Mike Flanagan is the director of 2014’s Oculus and 2012’s Absentia. I shared a few words with Flanagan before the opening of Oculus.
For 27 years, Robert Denerstein was the film critic at The Rocky Mountain News. Read more of Robert's reviews at Denerstein Unleashed.
Oculus represents your second horror movie after 2012’s Absentia. What’s the attraction of the genre?
For a movie to really connect with a wide audience, it has to tap into something universal. There’s hardly an emotion that isn’t present in horror.
Also, when we look at the world and experience evil, we have an intense need to try to explain it.
We mediate evil in our fictions. That’s what appeals about horror. It’s a safe laboratory in which to explore these kinds of issues. We need that space. At the end of the day, it’s more about feeling safe than feeling scared.
How difficult was it to expand a short into a full-length feature?
MF: It was incredibly daunting. It took us seven years to get rolling on the feature.
Can you say something about influences on your work?
MF: For me, it was The Shining and The Ring. I’m a big fan of The Eye (a 2008 thriller about a woman who begins seeing supernatural phenomenon after an eye transplant.) That movie used sound to great effect.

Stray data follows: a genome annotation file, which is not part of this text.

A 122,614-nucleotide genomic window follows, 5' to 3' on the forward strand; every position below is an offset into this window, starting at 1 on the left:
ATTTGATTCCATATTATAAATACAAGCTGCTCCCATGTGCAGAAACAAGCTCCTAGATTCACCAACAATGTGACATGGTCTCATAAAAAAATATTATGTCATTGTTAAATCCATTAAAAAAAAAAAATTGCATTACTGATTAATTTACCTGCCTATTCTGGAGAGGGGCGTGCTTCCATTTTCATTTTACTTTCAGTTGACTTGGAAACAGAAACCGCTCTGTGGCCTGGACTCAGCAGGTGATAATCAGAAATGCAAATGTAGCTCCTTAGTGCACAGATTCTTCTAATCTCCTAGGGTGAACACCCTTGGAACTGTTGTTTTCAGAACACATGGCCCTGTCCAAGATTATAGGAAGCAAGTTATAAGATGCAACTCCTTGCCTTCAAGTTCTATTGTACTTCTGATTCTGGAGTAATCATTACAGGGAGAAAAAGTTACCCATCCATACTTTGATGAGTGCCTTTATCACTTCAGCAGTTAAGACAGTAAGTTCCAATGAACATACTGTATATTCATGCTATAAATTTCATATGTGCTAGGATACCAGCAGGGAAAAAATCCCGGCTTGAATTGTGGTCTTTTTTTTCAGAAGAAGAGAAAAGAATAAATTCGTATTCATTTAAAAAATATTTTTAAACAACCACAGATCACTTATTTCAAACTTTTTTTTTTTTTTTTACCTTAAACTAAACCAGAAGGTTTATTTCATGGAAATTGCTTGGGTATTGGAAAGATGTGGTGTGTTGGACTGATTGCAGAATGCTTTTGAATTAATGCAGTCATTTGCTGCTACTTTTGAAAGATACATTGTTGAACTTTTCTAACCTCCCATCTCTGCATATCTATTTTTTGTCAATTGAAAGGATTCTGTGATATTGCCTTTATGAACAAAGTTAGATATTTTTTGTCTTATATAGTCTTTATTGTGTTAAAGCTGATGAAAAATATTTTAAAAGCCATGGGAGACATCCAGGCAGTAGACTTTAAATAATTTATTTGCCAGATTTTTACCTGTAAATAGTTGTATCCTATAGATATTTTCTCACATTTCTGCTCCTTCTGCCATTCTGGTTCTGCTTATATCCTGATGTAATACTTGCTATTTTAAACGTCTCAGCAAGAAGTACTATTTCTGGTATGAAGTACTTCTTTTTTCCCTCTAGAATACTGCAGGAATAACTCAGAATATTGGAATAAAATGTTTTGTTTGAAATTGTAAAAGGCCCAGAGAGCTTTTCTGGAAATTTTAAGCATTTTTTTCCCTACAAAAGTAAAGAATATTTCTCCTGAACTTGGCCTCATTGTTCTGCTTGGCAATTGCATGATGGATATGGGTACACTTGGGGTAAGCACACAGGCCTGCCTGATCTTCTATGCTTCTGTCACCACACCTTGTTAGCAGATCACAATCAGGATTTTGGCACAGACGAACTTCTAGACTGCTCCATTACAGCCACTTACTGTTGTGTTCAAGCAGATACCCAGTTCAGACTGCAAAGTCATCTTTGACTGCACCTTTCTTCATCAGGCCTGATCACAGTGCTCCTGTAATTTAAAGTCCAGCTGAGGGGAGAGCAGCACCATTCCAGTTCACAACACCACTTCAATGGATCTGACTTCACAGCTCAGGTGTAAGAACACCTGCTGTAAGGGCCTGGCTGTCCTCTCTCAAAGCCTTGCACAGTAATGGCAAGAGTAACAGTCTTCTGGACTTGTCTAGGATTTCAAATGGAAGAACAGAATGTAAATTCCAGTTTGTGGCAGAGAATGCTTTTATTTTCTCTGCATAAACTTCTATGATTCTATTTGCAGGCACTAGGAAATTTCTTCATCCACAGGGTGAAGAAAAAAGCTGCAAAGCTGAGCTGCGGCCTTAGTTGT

In this movie, the parents eventually pose a threat to their kids. I don’t want to give away too much, but could you comment on what seems to be a total reversal of the current tendency to indulge children?
MF: Inverting something that’s so protective and safe (parenthood) creates a sense of discomfort that goes against our basic instincts. That’s way more frightening than torture and gore.
Did dealing with siblings — both as kids and adults — and with their parents make for difficult casting?
MF: Flanagan: The first person we cast was Gillan and that made for a red-head requirement with the girl who would play her character in the flashbacks and with the mother. We wanted them to look like a plausible family, but that didn’t take precedence over performance.
Was working with kids difficult?
MF: You hear people talking about the difficulty of working with child actors. I didn’t have that experience at all. These kids blew me away in their auditions. Intuitively, they snap into a fearless commitment to make believe.
Are you planning to make more horror movies
MF: Flanagan: I want to play around with other genres, but I think I’ll always find my way back to horror.